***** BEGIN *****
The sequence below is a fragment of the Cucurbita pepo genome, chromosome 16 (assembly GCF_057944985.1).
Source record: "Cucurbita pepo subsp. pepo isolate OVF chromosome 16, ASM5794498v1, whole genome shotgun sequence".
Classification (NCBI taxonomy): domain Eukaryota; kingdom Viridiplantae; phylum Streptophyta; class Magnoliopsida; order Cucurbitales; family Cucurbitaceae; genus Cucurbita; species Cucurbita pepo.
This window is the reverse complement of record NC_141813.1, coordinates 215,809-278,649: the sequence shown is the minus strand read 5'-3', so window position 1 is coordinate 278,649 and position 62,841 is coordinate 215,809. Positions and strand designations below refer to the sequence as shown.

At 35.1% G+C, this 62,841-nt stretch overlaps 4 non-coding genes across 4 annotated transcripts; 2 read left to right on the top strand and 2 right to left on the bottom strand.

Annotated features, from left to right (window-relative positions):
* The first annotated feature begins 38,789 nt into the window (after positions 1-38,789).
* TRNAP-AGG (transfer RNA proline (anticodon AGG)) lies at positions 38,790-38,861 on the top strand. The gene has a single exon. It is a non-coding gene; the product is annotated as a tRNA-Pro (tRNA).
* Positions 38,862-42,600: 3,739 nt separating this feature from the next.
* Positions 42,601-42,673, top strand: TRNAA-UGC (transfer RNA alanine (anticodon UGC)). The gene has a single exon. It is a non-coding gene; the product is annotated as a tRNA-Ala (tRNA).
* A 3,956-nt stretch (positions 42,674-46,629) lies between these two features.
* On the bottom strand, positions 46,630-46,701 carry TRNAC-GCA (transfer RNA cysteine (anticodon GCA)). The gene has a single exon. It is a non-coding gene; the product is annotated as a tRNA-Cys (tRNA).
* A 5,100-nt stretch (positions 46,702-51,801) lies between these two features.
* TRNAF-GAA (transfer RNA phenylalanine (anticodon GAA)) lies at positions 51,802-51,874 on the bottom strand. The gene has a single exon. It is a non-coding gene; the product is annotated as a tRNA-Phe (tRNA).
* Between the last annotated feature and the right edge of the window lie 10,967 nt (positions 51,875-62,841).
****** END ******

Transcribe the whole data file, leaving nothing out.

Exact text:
The sequence below is a fragment of the Cucurbita pepo genome, chromosome 16 (assembly GCF_057944985.1).
Source record: "Cucurbita pepo subsp. pepo isolate OVF chromosome 16, ASM5794498v1, whole genome shotgun sequence".
Classification (NCBI taxonomy): domain Eukaryota; kingdom Viridiplantae; phylum Streptophyta; class Magnoliopsida; order Cucurbitales; family Cucurbitaceae; genus Cucurbita; species Cucurbita pepo.
This window is the reverse complement of record NC_141813.1, coordinates 215,809-278,649: the sequence shown is the minus strand read 5'-3', so window position 1 is coordinate 278,649 and position 62,841 is coordinate 215,809. Positions and strand designations below refer to the sequence as shown.

At 35.1% G+C, this 62,841-nt stretch overlaps 4 non-coding genes across 4 annotated transcripts; 2 read left to right on the top strand and 2 right to left on the bottom strand.

Annotated features, from left to right (window-relative positions):
* The first annotated feature begins 38,789 nt into the window (after positions 1-38,789).
* TRNAP-AGG (transfer RNA proline (anticodon AGG)) lies at positions 38,790-38,861 on the top strand. The gene has a single exon. It is a non-coding gene; the product is annotated as a tRNA-Pro (tRNA).
* Positions 38,862-42,600: 3,739 nt separating this feature from the next.
* Positions 42,601-42,673, top strand: TRNAA-UGC (transfer RNA alanine (anticodon UGC)). The gene has a single exon. It is a non-coding gene; the product is annotated as a tRNA-Ala (tRNA).
* A 3,956-nt stretch (positions 42,674-46,629) lies between these two features.
* On the bottom strand, positions 46,630-46,701 carry TRNAC-GCA (transfer RNA cysteine (anticodon GCA)). The gene has a single exon. It is a non-coding gene; the product is annotated as a tRNA-Cys (tRNA).
* A 5,100-nt stretch (positions 46,702-51,801) lies between these two features.
* TRNAF-GAA (transfer RNA phenylalanine (anticodon GAA)) lies at positions 51,802-51,874 on the bottom strand. The gene has a single exon. It is a non-coding gene; the product is annotated as a tRNA-Phe (tRNA).
* Between the last annotated feature and the right edge of the window lie 10,967 nt (positions 51,875-62,841).